History of the National Football League championship
Throughout its history, the National Football League (NFL) and other rival American football leagues have used several different formats to determine their league champions, including a period of inter-league matchups to determine a true national champion.
Following its founding in 1920, the NFL first determined champions through end-of-season standings, switching to a playoff system in 1933 (a one-game playoff was required in 1932).
The rival All-America Football Conference (AAFC) and American Football League (AFL) have since merged with the NFL (the only two AAFC teams that currently exist, the Cleveland Browns and the San Francisco 49ers, joined the NFL in 1950), but AAFC Championship Games and records are not included in the NFL's record books. The AFL began play in 1960 and, like its rival league, used a playoff system to determine its champion.
From 1966 to 1969, prior to the merger in 1970, the NFL and the AFL agreed to hold an undisputed Championship Game called the AFL-NFL World Championship Game (renamed the Super Bowl after 1968).
Following the merger in 1970, the Super Bowl name continued as the game to determine the NFL champion. The most important factor of the merger was that all ten AFL teams joined the NFL in 1970, while all AFL Championship Games and records are included in NFL record books. The former NFL Championship Game became the NFC Championship Game, while the former AFL Championship Game became the AFC Championship Game. The NFL lists the old AFL/NFL championship games with "new" AFC/NFC championship games in its record books.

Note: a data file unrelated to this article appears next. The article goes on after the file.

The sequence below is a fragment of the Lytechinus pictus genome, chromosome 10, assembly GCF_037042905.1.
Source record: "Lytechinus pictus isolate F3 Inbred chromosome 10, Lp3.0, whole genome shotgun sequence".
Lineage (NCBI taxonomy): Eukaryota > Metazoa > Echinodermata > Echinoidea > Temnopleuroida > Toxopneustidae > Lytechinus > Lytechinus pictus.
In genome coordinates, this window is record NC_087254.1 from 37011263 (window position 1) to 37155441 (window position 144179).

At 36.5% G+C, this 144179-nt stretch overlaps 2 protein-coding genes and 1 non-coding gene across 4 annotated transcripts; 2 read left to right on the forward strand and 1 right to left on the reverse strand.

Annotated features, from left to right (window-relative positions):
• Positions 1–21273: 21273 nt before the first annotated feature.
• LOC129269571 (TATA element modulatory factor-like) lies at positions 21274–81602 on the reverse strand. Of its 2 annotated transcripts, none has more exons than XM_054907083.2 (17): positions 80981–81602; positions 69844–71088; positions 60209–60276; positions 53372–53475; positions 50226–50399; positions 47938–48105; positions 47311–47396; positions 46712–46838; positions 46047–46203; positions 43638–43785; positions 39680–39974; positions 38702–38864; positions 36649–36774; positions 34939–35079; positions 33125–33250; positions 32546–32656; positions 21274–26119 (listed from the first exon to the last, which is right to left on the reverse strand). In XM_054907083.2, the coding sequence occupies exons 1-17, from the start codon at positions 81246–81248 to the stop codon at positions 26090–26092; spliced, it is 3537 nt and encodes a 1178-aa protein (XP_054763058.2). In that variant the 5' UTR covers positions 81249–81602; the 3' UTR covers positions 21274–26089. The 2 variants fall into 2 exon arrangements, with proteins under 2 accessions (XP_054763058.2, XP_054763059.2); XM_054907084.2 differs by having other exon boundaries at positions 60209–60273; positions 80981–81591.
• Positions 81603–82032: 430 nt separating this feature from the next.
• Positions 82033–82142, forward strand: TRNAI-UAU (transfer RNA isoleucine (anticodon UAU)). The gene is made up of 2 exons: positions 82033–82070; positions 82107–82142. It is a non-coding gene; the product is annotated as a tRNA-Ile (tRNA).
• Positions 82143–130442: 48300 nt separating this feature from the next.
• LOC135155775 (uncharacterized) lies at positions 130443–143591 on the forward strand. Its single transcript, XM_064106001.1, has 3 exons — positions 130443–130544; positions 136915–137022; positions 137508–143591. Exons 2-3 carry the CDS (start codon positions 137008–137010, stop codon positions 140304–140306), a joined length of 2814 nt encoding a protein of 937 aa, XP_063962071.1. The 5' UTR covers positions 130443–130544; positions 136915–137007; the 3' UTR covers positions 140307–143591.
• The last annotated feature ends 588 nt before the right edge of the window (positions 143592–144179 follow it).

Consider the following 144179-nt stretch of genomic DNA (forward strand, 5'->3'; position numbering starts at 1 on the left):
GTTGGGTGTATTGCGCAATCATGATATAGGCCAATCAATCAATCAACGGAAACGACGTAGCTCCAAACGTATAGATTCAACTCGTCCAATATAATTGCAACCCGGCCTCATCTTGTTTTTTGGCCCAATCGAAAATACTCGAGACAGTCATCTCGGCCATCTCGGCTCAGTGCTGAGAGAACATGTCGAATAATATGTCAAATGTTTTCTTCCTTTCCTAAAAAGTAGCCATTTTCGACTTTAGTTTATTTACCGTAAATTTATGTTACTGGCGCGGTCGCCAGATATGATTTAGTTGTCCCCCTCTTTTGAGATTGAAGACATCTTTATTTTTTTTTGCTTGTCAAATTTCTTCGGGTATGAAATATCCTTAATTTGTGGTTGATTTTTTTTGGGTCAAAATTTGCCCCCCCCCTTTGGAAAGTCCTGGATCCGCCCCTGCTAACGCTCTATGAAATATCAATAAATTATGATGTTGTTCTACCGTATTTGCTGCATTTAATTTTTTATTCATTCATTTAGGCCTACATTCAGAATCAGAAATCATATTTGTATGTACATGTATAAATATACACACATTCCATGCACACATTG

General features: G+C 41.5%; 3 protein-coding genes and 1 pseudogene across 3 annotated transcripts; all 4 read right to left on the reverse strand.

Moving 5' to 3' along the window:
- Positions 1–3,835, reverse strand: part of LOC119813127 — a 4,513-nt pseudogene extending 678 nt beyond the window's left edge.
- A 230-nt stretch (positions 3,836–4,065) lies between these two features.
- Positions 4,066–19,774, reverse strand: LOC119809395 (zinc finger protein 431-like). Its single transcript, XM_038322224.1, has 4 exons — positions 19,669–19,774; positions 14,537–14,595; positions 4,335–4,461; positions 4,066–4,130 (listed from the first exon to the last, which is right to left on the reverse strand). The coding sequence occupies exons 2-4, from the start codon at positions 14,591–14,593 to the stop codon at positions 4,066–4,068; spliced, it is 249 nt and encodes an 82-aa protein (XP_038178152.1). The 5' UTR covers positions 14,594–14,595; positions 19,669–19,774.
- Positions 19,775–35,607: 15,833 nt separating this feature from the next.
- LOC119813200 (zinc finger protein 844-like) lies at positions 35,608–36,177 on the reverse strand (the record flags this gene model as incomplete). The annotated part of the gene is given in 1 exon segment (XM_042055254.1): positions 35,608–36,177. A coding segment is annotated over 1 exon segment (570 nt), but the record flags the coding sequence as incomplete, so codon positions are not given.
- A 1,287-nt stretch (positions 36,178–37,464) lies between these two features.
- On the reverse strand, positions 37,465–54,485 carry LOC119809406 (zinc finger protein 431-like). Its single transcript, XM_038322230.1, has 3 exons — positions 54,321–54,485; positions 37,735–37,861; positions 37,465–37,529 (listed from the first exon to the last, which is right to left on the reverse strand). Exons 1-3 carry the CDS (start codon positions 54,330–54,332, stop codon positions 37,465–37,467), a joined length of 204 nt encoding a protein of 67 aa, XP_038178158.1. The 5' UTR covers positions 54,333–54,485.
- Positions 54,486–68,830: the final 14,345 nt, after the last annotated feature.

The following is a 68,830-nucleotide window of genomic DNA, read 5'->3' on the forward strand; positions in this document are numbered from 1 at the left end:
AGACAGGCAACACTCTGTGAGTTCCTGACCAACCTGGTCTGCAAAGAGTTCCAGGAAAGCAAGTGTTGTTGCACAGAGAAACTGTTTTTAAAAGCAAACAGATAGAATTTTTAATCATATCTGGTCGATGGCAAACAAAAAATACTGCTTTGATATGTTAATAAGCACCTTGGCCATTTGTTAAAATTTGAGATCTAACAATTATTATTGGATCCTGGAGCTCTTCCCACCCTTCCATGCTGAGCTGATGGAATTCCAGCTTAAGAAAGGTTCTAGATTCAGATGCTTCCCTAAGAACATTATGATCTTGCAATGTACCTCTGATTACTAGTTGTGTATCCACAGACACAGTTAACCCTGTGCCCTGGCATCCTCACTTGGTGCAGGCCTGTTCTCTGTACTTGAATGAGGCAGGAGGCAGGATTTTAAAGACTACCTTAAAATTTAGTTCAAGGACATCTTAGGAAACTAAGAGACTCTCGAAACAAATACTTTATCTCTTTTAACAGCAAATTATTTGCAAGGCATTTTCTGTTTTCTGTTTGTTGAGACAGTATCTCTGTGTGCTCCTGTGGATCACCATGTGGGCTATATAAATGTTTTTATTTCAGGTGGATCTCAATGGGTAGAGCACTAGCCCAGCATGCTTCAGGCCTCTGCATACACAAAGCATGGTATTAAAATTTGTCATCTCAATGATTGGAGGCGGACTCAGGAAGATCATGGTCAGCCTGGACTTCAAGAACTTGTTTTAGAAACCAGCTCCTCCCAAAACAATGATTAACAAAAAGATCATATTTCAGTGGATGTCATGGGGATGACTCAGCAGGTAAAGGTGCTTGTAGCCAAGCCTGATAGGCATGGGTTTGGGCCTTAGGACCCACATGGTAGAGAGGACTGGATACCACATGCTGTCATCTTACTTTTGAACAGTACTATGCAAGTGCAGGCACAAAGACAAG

The Green Bay Packers have won the most NFL championship titles with 13 (9 pre-Super Bowl era NFL championships and 4 Super Bowls, including the first two AFL-NFL World Championship Games). The Chicago Bears have won the second most overall championships with 9 (8 pre-Super Bowl era NFL championships and one Super Bowl). The New York Jets and the Kansas City Chiefs of the AFL won the last two AFL-NFL World Championship Games, after the Super Bowl name had been officially adopted.